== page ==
crinkled crinkled

Definition(s):

  • (adj) uneven by virtue of having wrinkles or waves

Synonym(s)

Usage(s):

  1. For each, he flashed a broad smile, his forehead crinkled into wrinkles.
  2. When the result was announced, Nominee Roosevelt, his long face crinkled up in smiles, hobbled out to the ballroom to greet the Press.
  3. The salad looks like whitish, semi-translucent, crinkled straw wrappers on a bed of curly maroon and green seaweeds.

News

  1. Best Bet: Zilla’s Glossy Film Purse

    Iridescent and shiny like crinkled mylar, Zilla's PVC film purse seems like a space oddity. It's handy for keeping essentials like vitamins and lip balm organized, and it's a striking conversation piece that reflects light in such a way that it will never get lost in a deep, dark handbag. ... More »
    on June 11, 2013     Source: New York Magazine

  2. An Untold Life: Steve "Stumbletown" Adams

    By Maggie Nicholson As a young boy, Steve had already developed his mischievous grin: one that unwrapped and crinkled across his cheekbones. His eyes, reflecting the joy, twinkled like starlight on tinfoil. The grin would show itself readily: as he played with baking ingredients atop a flour-coated counter top, as he chased after his dog, Spooky, and certainly as he grew. Steve was a friendly ...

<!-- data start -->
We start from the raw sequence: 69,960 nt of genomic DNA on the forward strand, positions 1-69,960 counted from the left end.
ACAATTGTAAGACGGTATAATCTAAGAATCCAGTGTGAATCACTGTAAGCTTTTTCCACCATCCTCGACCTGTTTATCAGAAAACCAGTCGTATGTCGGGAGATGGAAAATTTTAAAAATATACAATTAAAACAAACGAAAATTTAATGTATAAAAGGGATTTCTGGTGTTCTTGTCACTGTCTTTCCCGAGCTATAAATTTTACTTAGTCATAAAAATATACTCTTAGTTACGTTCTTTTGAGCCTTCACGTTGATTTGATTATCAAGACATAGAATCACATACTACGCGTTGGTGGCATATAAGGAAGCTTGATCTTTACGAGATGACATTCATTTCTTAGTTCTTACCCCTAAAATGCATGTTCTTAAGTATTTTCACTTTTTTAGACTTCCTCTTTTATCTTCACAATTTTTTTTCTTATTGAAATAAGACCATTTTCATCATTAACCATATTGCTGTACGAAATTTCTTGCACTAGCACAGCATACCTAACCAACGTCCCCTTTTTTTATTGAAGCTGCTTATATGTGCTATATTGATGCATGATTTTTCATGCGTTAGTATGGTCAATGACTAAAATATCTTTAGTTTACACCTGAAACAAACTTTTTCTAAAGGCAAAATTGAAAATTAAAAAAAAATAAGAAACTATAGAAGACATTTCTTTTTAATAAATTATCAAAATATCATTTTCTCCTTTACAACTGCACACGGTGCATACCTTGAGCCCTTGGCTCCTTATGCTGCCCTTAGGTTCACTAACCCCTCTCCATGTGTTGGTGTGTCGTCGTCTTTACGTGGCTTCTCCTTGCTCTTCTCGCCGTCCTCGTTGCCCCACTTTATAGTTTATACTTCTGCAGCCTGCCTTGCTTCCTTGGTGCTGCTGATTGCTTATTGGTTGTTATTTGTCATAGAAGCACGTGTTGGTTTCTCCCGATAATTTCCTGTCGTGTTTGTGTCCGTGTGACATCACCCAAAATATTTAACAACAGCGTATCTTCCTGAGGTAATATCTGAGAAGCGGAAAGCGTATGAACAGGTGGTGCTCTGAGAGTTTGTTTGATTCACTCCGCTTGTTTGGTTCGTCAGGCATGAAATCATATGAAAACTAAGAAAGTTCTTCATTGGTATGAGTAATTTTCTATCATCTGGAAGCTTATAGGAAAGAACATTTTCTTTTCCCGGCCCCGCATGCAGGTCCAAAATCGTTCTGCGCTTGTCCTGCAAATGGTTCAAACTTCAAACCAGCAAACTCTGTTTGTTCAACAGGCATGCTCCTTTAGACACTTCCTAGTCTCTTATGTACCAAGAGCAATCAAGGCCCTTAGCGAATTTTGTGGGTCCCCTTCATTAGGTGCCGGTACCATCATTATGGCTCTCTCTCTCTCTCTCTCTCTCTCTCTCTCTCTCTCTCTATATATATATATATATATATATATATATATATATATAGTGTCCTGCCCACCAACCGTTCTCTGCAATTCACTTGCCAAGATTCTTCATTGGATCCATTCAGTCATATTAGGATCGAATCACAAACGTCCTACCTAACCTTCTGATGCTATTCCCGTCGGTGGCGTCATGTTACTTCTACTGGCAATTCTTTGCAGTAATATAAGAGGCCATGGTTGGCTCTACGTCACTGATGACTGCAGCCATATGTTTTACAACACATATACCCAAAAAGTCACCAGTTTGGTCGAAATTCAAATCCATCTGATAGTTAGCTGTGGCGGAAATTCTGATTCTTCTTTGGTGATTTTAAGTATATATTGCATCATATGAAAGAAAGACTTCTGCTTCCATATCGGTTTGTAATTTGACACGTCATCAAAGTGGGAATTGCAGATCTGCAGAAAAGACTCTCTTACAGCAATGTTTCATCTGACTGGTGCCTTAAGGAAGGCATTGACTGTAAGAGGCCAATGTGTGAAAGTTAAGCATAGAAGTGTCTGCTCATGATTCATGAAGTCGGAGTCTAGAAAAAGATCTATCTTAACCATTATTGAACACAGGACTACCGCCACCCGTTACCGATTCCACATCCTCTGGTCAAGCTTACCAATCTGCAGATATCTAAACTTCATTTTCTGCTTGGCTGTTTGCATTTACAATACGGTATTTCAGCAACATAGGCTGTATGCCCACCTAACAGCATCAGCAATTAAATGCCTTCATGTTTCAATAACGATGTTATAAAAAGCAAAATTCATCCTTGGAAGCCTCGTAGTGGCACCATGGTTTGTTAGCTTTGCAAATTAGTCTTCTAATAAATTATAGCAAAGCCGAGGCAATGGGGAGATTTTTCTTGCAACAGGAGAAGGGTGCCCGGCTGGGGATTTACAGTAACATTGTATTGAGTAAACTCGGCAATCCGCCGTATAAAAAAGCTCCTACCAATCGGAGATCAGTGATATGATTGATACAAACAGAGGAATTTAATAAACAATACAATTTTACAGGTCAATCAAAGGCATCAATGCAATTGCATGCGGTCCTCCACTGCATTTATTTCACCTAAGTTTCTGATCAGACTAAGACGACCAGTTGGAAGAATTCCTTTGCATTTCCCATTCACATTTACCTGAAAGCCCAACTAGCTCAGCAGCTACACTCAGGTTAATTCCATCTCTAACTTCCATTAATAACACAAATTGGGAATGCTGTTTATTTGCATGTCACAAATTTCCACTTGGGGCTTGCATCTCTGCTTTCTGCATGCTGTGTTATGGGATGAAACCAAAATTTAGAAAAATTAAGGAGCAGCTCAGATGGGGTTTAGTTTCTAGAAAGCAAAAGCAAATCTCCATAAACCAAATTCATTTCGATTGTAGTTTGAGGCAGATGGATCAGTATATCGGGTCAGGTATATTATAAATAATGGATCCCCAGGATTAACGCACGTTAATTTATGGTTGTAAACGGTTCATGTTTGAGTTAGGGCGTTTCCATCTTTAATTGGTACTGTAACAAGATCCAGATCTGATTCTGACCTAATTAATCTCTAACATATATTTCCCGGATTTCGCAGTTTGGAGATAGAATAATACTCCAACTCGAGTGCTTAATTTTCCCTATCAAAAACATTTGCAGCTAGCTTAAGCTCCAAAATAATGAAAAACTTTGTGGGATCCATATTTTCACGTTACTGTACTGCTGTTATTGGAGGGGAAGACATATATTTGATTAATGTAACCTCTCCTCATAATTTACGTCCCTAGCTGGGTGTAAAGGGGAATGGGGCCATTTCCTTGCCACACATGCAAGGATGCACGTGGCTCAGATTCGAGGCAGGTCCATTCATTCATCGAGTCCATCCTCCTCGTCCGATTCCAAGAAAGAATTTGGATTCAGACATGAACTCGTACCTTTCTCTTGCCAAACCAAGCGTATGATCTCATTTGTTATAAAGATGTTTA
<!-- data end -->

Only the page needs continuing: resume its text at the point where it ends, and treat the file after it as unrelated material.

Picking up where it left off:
on June 9, 2013     Source: West Seattle Herald

  3. Reggie Straight credits early detection in beating cancer twice

    Reggie Straight loves to laugh. Her eyes are always crinkled up in merriment. It’s part of who she is — upbeat, positive, cheerful.
    on June 7, 2013     Source: The Times West Virginian

Quotes

  1. "He didn't want it steamed out looking normal, he crinkled it up," Hart explained. "I mean I have been able to wring my hands all night. He calls it his shipwreck dress, pulled out of the bottom of the ocean."
    on Feb 23, 2009 By: Mary Hart Source: CBS News

  2. "Vallayer-Coster's 'The White Soup Bowl (1771),' with its beautifully rendered planes and rotundities of steaming tureen and crinkled napkin, comes close to Chardin in reverent description of commonplace things," Time critic Robert Hughes wrote...
    on Mar 14, 2008 By: Robert Hughes Source: San Francisco Chronicle

Word of the Day
integral integral
/ˈɪn tə ɡrəl /